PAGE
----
In Reply to: He's not wrong posted by MikeW on September 27, 1999 at 10:46:03:
: Think about it. Why are the car dealer independent businesses, and not simply owned by the car manufacturers? Why do the manufacturer's publish a 'suggested retail price' instead of just imposing a fixed selling price. The reason for both of these is that back at the last turn of the century, the government decided that allowing large manufacturing operations to control all aspects of their industry, from raw materials through retail distribution (know as vertical integration) was bad for the consumer. Think in terms of the old Standard Oil and US Steel monopolies (which were also horiztally integrated, but that's another story). They passed antitrust laws to prevent this. This was also a large part of the reason for creating the Federal Trade Commission.
: Now fade forward 90-100 years. The mfgrs are trying to stick their toes back over the line, by trying to dictate retail selling prices to their dealers. They'll see if the get bitten by the government. If not they'll push a little more. At some point, someone will push back. Maybe that time is now.
: I have a friend who is a lawyer. She used to work for a big firm that did class action litigation. She jokingly asked me if I knew anything that would make a good class action suit. I may bring this up to her, more in terms of Saturn/GM than BMW, since BMW hasn't actually tried this yet. Think about it. If it can be shown that by limiting competition between dealers, GM booted the margin on all the Saturns sold by a fairly small amount, say $100 per car, that means that over the total number of cars sold, we're talking well over $100 million (don't know how many cars Saturn has sold total), that GM and its dealer essentially scammed from its buyers. And it could be much more. So figure she could take a 33% contingency fee, and give be a 10% of that as a finders fee (damn, I should have gone to law school).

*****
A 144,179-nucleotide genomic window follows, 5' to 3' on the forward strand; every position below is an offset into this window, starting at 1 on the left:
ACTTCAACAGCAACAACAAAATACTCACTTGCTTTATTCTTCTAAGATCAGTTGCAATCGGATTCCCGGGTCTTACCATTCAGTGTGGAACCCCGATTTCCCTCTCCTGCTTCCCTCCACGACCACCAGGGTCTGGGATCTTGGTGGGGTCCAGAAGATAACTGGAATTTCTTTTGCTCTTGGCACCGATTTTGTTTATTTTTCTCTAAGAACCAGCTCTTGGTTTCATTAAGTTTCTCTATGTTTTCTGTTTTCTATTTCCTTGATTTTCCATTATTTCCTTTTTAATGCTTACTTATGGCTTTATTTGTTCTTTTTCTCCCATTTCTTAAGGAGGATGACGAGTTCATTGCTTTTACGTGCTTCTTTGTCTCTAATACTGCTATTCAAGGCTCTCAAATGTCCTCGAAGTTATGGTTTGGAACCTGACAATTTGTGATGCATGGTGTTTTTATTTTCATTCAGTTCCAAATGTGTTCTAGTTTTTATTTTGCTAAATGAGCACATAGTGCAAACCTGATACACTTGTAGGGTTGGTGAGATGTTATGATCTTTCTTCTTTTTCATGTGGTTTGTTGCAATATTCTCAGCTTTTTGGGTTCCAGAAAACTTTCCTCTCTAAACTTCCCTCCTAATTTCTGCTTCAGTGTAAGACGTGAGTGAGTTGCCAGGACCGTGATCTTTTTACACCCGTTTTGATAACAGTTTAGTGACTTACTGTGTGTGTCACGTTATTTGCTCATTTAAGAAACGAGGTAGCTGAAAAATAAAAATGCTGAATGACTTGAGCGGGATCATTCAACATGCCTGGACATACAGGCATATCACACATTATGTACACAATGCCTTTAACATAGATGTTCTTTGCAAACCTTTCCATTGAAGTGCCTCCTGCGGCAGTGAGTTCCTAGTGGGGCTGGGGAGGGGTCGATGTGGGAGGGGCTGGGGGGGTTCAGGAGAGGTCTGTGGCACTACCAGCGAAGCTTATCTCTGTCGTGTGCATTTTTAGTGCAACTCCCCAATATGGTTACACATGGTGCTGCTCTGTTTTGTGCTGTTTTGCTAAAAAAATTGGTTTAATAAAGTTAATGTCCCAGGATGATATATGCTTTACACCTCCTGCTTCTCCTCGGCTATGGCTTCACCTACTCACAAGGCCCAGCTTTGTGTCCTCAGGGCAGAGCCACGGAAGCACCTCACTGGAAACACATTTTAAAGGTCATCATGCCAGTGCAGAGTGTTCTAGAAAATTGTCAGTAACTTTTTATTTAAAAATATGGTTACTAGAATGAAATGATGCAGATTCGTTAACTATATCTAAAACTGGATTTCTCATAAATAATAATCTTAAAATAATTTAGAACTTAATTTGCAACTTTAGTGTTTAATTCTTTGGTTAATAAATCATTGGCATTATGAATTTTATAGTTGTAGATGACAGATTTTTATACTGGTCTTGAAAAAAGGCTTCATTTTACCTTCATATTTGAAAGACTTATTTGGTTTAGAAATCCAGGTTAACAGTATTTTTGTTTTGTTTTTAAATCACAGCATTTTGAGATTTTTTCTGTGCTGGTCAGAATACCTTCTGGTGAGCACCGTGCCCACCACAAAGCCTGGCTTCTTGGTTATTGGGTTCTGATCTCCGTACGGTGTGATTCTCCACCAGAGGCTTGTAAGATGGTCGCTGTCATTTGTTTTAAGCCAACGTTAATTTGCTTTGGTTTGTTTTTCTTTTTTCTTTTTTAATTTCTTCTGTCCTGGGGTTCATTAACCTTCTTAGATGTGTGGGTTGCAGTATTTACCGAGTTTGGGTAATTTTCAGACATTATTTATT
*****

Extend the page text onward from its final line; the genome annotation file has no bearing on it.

I know the whole history of U.S. antitrust regulation. Kinda taught a course while working on a Ph.D. in Economics for one of the top 10 Econ departments in the U.S.
Your proposed class action suit is on shaky ground. Very hard to convince a judge that it harms the consumer because Saturn will just say that the competition posed by the other car manufacturers is enough to impose some price discipline on them. And then they'll add that consumers actually like the fixed price approach because it frees them from all the anxiety and inconvenience associated with traditional car-buying practices. Finally, Saturn can then trot out an endless parade of real customers who will testify that they like the no-haggle pricing.
You have to keep in mind, fixed prices by one mfr in a market that has lots of competing mfrs will not harm the consumer. So what if he is able to compel his dealers to offer a uniform price? He'll have to fix it low enough to still get some business. You think if GM suddenly is able to impose uniform pricing on all their dealers, GM will be able to jack-up their prices and not hurt their bottom line? They'll still have to contend with Ford, Chrysler, Toyota, Honda, etc. in the world's most competitive car market.